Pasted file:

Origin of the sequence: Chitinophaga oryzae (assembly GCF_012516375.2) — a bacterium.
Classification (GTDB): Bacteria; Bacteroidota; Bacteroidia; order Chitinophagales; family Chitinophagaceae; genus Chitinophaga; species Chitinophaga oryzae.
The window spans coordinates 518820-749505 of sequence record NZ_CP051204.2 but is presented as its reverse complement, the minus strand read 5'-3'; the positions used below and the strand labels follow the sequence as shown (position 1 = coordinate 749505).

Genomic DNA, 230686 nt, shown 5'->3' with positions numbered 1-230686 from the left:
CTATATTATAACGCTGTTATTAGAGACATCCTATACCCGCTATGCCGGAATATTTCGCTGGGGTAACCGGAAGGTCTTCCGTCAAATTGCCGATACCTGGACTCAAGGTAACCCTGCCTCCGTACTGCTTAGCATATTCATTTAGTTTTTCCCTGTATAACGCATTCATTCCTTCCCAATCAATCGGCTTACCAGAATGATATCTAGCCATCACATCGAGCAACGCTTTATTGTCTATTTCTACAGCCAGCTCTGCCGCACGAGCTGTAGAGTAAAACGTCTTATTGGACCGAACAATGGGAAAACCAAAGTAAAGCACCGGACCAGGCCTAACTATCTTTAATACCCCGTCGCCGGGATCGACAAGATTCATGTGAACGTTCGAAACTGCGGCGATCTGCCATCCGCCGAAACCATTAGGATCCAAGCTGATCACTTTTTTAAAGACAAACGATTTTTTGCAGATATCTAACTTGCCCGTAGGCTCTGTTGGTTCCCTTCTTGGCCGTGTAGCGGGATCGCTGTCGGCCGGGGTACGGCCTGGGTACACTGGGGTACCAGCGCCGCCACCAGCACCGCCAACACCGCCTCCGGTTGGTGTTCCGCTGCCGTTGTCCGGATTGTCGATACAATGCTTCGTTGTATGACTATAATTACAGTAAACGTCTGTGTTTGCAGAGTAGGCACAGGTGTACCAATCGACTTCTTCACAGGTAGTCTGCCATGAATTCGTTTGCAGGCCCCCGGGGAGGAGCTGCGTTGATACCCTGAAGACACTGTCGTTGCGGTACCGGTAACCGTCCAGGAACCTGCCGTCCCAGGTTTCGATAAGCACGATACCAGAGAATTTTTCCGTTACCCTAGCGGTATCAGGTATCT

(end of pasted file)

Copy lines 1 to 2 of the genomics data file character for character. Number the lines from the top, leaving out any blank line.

Origin of the sequence: Chitinophaga oryzae (assembly GCF_012516375.2) — a bacterium.
Classification (GTDB): Bacteria; Bacteroidota; Bacteroidia; order Chitinophagales; family Chitinophagaceae; genus Chitinophaga; species Chitinophaga oryzae.